Powering the camera up and I've not heard a motor this loud since the Ricoh R7 came out. It sounds like an old film compact from about 15 years ago and I'm really surprised and saddened that Casio have built this motor into the camera.

The menu system is the same as all Casio cameras that are out on the shelves today with the readily accessible quick menu down the right side of the screen. This menu can be opened up by either pressing the set button in the centre of the navigation pad or by pressing down which will take you to the flash functions.

Features found in the EX-S10 are present such as face detection with family first, smile, pan and anti-blur auto triggers. The smile detection works by locating smiles within a photograph and focusing on them while the pan will help when photographing moving objects such as cars. It works by waiting until the subject is sharp in the shot before it takes a photograph. To enable it, you press the shutter down and the camera will wait for the right moment. The blur works in the same way and is useful for macro shots at full magnification where camera shake is more evident.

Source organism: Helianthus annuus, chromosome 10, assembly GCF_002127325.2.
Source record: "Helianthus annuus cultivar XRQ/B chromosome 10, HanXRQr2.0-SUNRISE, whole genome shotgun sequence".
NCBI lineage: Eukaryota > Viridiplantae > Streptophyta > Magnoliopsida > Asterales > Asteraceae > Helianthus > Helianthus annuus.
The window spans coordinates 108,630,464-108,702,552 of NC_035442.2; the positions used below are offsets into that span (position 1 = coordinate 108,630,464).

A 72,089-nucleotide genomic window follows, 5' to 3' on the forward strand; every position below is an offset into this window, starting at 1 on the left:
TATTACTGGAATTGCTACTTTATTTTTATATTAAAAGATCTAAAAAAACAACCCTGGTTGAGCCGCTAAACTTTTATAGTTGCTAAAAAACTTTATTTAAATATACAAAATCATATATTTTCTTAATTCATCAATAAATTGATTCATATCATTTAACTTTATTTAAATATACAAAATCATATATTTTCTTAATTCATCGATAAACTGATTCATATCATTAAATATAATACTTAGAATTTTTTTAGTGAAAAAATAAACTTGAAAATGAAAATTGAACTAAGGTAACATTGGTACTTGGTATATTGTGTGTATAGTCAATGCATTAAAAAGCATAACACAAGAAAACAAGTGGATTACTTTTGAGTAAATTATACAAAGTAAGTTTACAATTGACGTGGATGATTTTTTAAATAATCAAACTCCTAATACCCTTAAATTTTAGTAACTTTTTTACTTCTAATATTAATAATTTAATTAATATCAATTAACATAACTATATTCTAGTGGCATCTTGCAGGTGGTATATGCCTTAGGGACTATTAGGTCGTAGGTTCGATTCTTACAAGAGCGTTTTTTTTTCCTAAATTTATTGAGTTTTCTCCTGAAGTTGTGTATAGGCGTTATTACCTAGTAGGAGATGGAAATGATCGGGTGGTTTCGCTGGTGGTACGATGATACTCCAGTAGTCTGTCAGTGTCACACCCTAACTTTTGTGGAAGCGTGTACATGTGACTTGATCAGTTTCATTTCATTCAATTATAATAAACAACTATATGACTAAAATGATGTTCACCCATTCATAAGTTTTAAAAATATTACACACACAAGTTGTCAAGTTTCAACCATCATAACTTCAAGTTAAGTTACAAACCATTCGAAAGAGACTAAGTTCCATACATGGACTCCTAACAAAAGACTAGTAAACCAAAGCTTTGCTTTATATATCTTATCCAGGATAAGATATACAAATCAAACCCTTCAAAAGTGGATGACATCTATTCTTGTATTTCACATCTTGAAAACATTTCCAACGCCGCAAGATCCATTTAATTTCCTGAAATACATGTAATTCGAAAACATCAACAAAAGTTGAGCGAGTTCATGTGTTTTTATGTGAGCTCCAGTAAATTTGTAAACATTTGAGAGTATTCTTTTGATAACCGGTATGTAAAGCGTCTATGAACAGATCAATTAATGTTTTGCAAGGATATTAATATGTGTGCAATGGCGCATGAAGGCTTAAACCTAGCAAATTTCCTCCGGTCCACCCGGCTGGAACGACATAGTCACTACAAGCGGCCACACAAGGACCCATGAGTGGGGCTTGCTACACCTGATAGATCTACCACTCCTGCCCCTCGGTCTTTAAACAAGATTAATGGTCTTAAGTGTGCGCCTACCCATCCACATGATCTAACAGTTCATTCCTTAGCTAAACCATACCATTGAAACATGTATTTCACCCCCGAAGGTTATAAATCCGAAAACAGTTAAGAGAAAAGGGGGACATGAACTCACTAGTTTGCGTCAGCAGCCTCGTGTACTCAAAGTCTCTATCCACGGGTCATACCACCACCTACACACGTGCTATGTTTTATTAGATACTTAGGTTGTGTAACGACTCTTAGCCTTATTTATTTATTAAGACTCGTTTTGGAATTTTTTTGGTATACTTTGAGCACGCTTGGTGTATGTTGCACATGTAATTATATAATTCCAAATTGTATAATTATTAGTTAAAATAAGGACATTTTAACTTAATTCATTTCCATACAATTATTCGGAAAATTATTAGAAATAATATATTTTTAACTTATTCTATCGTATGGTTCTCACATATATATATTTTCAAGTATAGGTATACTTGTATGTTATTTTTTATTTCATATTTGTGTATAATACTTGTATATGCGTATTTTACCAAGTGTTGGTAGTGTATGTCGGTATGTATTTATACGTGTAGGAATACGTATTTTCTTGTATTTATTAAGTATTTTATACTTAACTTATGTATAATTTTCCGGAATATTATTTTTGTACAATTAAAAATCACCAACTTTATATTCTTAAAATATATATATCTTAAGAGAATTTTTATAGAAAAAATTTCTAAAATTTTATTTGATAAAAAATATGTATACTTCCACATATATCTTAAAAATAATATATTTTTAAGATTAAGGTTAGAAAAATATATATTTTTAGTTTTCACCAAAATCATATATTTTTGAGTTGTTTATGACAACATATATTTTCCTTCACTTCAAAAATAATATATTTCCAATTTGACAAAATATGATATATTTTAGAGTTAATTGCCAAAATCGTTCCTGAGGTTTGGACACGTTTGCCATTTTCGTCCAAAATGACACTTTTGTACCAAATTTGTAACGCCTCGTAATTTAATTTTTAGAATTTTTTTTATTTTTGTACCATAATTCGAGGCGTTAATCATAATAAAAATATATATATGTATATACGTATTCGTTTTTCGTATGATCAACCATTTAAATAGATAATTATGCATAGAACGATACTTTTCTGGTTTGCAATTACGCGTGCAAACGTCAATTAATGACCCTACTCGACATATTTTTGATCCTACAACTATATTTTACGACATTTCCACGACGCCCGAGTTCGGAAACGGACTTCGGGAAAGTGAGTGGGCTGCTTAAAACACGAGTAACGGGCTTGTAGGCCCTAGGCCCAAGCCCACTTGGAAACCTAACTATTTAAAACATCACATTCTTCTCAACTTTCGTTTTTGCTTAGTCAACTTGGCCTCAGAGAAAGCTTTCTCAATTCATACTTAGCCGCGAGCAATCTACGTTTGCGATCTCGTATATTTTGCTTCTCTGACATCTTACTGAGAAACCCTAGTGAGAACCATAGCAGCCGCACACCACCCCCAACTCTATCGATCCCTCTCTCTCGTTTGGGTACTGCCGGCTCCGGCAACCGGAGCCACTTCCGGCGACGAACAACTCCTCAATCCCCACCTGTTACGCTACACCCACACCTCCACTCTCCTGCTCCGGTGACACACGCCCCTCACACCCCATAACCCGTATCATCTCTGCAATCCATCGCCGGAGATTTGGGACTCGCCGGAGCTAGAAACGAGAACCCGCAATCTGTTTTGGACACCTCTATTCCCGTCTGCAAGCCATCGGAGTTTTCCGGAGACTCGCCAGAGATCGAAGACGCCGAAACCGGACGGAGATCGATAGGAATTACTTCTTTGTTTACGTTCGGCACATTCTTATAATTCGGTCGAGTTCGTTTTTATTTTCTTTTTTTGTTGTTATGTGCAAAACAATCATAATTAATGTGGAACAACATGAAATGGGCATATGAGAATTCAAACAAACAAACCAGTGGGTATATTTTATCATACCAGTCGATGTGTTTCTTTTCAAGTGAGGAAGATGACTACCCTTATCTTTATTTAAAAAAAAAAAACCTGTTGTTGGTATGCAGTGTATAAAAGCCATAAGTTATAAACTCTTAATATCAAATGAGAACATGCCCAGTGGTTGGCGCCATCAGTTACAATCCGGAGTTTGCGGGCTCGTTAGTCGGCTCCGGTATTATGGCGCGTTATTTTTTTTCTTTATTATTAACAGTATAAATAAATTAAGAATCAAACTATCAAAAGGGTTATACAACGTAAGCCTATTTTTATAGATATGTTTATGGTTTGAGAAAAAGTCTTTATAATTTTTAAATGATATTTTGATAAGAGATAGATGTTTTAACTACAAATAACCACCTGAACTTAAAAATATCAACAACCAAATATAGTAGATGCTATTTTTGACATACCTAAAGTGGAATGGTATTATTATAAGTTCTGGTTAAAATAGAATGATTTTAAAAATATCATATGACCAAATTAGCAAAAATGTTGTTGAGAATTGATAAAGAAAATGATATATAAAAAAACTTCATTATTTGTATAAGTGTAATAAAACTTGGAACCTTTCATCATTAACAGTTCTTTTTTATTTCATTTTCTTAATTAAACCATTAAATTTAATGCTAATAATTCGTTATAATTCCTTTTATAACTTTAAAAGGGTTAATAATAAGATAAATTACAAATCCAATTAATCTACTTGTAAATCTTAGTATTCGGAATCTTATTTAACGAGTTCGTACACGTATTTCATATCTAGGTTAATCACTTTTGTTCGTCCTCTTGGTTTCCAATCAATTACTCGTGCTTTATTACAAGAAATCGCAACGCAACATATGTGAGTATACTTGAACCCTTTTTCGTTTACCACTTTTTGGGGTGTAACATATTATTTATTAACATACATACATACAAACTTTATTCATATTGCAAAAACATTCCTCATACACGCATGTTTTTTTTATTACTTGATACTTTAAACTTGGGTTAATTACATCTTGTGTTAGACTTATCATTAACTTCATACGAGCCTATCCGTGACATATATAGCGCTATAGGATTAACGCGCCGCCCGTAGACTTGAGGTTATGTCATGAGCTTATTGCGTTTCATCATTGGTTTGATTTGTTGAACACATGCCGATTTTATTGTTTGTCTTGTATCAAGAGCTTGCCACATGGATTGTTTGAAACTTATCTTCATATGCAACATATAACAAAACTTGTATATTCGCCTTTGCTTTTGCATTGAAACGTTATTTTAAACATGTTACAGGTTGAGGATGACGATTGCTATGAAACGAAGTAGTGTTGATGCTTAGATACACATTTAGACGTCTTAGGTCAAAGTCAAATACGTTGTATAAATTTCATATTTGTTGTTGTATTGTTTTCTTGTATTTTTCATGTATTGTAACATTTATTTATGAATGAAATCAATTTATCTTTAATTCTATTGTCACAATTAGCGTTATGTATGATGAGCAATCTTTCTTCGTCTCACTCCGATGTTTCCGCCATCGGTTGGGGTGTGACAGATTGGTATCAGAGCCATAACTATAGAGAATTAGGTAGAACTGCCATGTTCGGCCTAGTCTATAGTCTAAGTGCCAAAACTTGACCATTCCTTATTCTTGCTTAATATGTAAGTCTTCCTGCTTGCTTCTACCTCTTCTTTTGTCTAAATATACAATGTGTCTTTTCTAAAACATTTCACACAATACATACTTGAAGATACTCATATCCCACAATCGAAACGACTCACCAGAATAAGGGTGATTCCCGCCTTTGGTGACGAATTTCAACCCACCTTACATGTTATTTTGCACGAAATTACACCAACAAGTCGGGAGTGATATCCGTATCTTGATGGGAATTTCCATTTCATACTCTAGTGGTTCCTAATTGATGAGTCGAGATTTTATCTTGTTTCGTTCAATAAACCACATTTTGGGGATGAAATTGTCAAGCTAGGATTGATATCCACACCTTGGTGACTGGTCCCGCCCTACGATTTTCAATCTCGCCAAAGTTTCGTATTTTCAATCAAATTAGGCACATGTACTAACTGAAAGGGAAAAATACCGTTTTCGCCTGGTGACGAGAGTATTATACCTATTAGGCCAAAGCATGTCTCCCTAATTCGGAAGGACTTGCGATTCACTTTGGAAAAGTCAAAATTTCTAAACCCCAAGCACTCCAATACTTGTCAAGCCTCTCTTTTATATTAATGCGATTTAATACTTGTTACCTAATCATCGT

Casio Exilim EX-Z100: Build and handling
Apart from the dismal decision to use a primitive motor that should come with a complimentary pair of earplugs, the camera is well made with buttons in the right places. The screen is bright and can be viewed from acute angles. It also suffers minimal motion blur and those purple stripes which can appear when a light or window come into the frame are at a minimum.